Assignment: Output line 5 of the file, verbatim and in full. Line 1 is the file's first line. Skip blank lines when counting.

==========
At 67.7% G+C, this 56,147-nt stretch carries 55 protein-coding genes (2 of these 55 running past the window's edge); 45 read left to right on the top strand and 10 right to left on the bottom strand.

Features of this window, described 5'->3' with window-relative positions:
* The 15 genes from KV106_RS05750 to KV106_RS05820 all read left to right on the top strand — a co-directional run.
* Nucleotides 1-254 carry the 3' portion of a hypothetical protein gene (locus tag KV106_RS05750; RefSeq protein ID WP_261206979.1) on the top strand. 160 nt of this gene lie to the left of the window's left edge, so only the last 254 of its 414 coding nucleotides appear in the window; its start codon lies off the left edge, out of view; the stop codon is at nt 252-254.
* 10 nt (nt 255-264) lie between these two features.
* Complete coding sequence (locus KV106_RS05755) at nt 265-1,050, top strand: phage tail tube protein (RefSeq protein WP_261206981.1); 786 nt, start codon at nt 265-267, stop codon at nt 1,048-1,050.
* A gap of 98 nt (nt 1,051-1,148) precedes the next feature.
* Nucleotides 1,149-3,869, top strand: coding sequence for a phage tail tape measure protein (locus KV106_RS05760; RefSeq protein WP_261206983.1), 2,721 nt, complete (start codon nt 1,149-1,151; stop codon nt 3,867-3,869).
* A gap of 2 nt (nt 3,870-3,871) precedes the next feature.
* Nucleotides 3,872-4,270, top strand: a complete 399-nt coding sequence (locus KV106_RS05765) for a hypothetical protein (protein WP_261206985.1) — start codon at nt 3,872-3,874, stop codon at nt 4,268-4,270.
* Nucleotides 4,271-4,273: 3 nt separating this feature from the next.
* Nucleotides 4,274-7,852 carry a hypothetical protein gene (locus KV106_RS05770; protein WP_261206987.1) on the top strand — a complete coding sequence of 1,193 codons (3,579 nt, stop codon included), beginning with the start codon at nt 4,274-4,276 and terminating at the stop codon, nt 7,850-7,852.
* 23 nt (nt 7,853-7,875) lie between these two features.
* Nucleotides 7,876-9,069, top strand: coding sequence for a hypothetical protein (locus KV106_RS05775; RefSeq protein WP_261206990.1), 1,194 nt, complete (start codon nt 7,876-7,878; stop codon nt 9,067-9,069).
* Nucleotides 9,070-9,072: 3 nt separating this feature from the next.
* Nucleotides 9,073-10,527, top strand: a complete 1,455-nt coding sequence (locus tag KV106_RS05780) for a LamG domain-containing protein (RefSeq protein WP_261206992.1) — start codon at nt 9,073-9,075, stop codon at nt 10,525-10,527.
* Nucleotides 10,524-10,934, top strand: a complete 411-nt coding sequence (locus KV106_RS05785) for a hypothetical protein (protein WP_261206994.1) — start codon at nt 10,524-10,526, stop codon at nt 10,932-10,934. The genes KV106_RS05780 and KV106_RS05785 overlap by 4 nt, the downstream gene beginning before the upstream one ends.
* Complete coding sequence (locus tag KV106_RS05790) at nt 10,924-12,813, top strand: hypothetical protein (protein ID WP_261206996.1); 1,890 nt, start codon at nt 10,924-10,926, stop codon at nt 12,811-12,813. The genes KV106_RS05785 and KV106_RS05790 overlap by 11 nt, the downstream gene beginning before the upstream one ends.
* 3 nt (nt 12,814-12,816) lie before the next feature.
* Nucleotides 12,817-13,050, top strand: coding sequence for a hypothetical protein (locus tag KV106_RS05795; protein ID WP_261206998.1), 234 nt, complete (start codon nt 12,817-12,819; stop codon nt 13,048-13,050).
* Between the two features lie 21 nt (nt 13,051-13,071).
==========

* 10 nt (nt 255-264) lie between these two features.